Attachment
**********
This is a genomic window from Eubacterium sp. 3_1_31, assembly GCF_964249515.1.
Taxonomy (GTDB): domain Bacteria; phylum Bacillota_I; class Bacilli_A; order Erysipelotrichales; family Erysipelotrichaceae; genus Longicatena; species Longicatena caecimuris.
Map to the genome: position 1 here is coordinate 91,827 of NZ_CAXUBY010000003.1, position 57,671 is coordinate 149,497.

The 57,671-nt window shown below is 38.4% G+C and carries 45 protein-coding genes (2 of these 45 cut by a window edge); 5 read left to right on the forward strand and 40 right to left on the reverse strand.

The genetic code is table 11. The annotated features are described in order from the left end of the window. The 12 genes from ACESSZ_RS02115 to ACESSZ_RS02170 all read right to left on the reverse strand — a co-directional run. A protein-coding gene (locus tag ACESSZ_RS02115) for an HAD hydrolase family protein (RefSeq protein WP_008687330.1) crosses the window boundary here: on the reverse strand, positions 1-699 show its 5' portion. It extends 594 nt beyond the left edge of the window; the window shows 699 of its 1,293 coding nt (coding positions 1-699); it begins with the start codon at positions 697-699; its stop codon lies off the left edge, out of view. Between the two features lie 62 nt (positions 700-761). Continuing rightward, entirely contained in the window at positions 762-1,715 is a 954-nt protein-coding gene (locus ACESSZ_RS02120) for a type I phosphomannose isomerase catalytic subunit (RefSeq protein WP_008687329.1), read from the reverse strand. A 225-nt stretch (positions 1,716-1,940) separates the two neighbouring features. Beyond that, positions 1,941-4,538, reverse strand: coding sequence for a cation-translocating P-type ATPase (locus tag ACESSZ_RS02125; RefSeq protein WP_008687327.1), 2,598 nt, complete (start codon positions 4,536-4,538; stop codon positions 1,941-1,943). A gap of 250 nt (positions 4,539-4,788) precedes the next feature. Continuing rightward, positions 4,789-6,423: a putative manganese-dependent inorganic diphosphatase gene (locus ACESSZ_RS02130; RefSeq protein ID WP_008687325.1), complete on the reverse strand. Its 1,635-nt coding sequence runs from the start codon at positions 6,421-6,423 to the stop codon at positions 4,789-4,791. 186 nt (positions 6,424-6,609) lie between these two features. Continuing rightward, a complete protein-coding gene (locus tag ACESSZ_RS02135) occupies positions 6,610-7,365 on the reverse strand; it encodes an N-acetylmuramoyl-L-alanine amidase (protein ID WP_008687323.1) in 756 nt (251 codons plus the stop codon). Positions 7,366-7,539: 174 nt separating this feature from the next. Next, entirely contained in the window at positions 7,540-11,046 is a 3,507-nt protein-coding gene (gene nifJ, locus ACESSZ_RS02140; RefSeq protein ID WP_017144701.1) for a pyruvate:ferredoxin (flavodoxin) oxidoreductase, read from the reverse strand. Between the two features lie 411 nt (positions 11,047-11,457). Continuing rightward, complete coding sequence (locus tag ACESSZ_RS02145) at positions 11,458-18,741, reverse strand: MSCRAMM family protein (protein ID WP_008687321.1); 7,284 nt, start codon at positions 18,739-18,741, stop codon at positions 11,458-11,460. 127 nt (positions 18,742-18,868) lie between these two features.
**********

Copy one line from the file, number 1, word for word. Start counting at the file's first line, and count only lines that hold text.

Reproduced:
This is a genomic window from Eubacterium sp. 3_1_31, assembly GCF_964249515.1.